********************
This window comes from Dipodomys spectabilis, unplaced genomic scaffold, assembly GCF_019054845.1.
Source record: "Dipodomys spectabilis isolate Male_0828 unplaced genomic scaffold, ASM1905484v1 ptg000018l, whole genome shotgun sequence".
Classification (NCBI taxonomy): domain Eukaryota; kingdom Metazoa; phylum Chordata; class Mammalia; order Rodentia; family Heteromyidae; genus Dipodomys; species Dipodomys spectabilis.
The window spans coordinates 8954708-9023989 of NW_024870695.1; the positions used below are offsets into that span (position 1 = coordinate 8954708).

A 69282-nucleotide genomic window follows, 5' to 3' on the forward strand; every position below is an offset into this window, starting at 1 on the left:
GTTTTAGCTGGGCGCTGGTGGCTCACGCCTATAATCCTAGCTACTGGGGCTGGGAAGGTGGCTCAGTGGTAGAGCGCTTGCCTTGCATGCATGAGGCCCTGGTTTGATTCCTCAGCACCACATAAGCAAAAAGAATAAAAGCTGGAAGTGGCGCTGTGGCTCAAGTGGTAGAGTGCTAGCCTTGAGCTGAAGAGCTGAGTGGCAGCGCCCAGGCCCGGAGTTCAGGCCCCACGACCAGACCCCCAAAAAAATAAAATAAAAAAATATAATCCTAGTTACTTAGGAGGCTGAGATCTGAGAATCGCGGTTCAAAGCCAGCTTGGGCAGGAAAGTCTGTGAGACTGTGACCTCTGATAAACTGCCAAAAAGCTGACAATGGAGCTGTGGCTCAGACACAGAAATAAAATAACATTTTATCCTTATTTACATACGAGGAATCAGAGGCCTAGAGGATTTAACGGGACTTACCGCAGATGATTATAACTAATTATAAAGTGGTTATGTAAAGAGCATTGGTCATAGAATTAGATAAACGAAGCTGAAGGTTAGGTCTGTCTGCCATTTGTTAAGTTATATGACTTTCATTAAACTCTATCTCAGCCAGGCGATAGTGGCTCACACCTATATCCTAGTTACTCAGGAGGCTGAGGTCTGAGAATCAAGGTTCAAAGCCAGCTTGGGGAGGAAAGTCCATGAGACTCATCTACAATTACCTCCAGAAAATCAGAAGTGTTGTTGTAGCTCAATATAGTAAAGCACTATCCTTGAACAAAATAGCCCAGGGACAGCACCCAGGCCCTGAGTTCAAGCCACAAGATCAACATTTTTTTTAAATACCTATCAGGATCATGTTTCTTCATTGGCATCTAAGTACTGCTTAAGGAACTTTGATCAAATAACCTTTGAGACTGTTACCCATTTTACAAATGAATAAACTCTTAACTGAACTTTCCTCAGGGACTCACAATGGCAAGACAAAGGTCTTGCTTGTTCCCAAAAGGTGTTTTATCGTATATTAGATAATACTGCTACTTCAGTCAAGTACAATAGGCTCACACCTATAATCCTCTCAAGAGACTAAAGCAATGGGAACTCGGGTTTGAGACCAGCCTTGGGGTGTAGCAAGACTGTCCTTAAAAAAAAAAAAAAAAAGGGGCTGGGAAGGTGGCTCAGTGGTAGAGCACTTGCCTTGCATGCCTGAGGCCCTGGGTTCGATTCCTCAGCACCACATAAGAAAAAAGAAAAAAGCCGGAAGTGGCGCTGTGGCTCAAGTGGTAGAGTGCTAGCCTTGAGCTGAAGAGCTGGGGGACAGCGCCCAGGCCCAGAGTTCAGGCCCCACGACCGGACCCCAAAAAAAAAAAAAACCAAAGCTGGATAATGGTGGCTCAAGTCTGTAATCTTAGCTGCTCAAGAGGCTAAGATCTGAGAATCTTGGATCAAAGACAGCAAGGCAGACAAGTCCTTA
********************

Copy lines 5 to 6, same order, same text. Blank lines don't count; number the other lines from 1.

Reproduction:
A 69282-nucleotide genomic window follows, 5' to 3' on the forward strand; every position below is an offset into this window, starting at 1 on the left:
GTTTTAGCTGGGCGCTGGTGGCTCACGCCTATAATCCTAGCTACTGGGGCTGGGAAGGTGGCTCAGTGGTAGAGCGCTTGCCTTGCATGCATGAGGCCCTGGTTTGATTCCTCAGCACCACATAAGCAAAAAGAATAAAAGCTGGAAGTGGCGCTGTGGCTCAAGTGGTAGAGTGCTAGCCTTGAGCTGAAGAGCTGAGTGGCAGCGCCCAGGCCCGGAGTTCAGGCCCCACGACCAGACCCCCAAAAAAATAAAATAAAAAAATATAATCCTAGTTACTTAGGAGGCTGAGATCTGAGAATCGCGGTTCAAAGCCAGCTTGGGCAGGAAAGTCTGTGAGACTGTGACCTCTGATAAACTGCCAAAAAGCTGACAATGGAGCTGTGGCTCAGACACAGAAATAAAATAACATTTTATCCTTATTTACATACGAGGAATCAGAGGCCTAGAGGATTTAACGGGACTTACCGCAGATGATTATAACTAATTATAAAGTGGTTATGTAAAGAGCATTGGTCATAGAATTAGATAAACGAAGCTGAAGGTTAGGTCTGTCTGCCATTTGTTAAGTTATATGACTTTCATTAAACTCTATCTCAGCCAGGCGATAGTGGCTCACACCTATATCCTAGTTACTCAGGAGGCTGAGGTCTGAGAATCAAGGTTCAAAGCCAGCTTGGGGAGGAAAGTCCATGAGACTCATCTACAATTACCTCCAGAAAATCAGAAGTGTTGTTGTAGCTCAATATAGTAAAGCACTATCCTTGAACAAAATAGCCCAGGGACAGCACCCAGGCCCTGAGTTCAAGCCACAAGATCAACATTTTTTTTAAATACCTATCAGGATCATGTTTCTTCATTGGCATCTAAGTACTGCTTAAGGAACTTTGATCAAATAACCTTTGAGACTGTTACCCATTTTACAAATGAATAAACTCTTAACTGAACTTTCCTCAGGGACTCACAATGGCAAGACAAAGGTCTTGCTTGTTCCCAAAAGGTGTTTTATCGTATATTAGATAATACTGCTACTTCAGTCAAGTACAATAGGCTCACACCTATAATCCTCTCAAGAGACTAAAGCAATGGGAACTCGGGTTTGAGACCAGCCTTGGGGTGTAGCAAGACTGTCCTTAAAAAAAAAAAAAAAAAGGGGCTGGGAAGGTGGCTCAGTGGTAGAGCACTTGCCTTGCATGCCTGAGGCCCTGGGTTCGATTCCTCAGCACCACATAAGAAAAAAGAAAAAAGCCGGAAGTGGCGCTGTGGCTCAAGTGGTAGAGTGCTAGCCTTGAGCTGAAGAGCTGGGGGACAGCGCCCAGGCCCAGAGTTCAGGCCCCACGACCGGACCCCAAAAAAAAAAAAAACCAAAGCTGGATAATGGTGGCTCAAGTCTGTAATCTTAGCTGCTCAAGAGGCTAAGATCTGAGAATCTTGGATCAAAGACAGCAAGGCAGACAAGTCCTTA